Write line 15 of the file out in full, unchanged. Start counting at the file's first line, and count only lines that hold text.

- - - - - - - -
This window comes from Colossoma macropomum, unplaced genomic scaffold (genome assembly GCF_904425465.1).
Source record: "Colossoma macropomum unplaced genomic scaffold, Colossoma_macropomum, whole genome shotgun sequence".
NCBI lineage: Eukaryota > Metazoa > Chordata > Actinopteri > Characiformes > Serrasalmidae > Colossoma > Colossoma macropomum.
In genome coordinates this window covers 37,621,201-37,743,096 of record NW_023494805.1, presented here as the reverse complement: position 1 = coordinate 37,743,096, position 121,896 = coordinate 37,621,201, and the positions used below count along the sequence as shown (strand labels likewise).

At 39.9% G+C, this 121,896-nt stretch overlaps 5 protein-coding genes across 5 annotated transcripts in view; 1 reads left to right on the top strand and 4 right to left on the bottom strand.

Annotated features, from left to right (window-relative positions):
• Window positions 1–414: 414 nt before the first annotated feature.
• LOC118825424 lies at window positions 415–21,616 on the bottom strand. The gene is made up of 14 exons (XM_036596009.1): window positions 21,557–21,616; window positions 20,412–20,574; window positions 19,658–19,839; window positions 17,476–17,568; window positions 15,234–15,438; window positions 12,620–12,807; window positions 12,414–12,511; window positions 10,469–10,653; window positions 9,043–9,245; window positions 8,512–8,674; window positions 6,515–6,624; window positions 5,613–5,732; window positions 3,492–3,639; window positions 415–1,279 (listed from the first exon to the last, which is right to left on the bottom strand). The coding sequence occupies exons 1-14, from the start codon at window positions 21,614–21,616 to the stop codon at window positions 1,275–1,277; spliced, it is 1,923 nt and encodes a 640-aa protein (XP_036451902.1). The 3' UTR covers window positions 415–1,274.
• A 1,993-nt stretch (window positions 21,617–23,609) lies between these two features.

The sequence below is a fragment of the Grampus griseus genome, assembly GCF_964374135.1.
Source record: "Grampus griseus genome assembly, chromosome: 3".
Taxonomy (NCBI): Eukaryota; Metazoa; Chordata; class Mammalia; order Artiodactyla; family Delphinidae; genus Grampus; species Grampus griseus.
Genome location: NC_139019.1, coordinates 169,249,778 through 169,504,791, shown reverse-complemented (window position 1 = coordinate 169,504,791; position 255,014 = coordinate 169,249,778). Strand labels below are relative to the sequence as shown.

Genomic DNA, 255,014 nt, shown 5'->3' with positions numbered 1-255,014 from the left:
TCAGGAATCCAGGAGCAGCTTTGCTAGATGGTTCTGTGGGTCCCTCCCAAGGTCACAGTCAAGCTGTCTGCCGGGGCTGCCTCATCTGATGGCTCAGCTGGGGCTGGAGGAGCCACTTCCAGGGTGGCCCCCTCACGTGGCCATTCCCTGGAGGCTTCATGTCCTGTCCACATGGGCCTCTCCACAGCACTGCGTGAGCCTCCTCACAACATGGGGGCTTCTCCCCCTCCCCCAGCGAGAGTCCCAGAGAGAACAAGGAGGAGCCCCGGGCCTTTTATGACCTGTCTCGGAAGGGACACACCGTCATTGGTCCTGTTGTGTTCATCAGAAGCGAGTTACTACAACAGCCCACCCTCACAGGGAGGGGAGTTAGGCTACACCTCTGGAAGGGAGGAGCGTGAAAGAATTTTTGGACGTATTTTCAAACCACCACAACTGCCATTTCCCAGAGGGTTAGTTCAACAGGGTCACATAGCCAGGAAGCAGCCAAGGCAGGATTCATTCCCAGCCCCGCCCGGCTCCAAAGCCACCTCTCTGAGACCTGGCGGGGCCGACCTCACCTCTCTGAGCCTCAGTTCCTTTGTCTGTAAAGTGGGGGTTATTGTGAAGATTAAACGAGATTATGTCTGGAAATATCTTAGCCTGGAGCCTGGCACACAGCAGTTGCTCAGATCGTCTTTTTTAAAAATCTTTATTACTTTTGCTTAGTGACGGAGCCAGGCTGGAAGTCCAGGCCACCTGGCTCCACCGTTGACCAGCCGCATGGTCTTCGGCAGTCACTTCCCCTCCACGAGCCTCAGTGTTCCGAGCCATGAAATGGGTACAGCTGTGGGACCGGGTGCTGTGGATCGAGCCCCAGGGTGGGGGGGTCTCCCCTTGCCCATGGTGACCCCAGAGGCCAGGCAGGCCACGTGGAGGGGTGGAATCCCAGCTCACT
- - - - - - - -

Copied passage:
TCAGGAATCCAGGAGCAGCTTTGCTAGATGGTTCTGTGGGTCCCTCCCAAGGTCACAGTCAAGCTGTCTGCCGGGGCTGCCTCATCTGATGGCTCAGCTGGGGCTGGAGGAGCCACTTCCAGGGTGGCCCCCTCACGTGGCCATTCCCTGGAGGCTTCATGTCCTGTCCACATGGGCCTCTCCACAGCACTGCGTGAGCCTCCTCACAACATGGGGGCTTCTCCCCCTCCCCCAGCGAGAGTCCCAGAGAGAACAAGGAGGAGCCCCGGGCCTTTTATGACCTGTCTCGGAAGGGACACACCGTCATTGGTCCTGTTGTGTTCATCAGAAGCGAGTTACTACAACAGCCCACCCTCACAGGGAGGGGAGTTAGGCTACACCTCTGGAAGGGAGGAGCGTGAAAGAATTTTTGGACGTATTTTCAAACCACCACAACTGCCATTTCCCAGAGGGTTAGTTCAACAGGGTCACATAGCCAGGAAGCAGCCAAGGCAGGATTCATTCCCAGCCCCGCCCGGCTCCAAAGCCACCTCTCTGAGACCTGGCGGGGCCGACCTCACCTCTCTGAGCCTCAGTTCCTTTGTCTGTAAAGTGGGGGTTATTGTGAAGATTAAACGAGATTATGTCTGGAAATATCTTAGCCTGGAGCCTGGCACACAGCAGTTGCTCAGATCGTCTTTTTTAAAAATCTTTATTACTTTTGCTTAGTGACGGAGCCAGGCTGGAAGTCCAGGCCACCTGGCTCCACCGTTGACCAGCCGCATGGTCTTCGGCAGTCACTTCCCCTCCACGAGCCTCAGTGTTCCGAGCCATGAAATGGGTACAGCTGTGGGACCGGGTGCTGTGGATCGAGCCCCAGGGTGGGGGGGTCTCCCCTTGCCCATGGTGACCCCAGAGGCCAGGCAGGCCACGTGGAGGGGTGGAATCCCAGCTCACT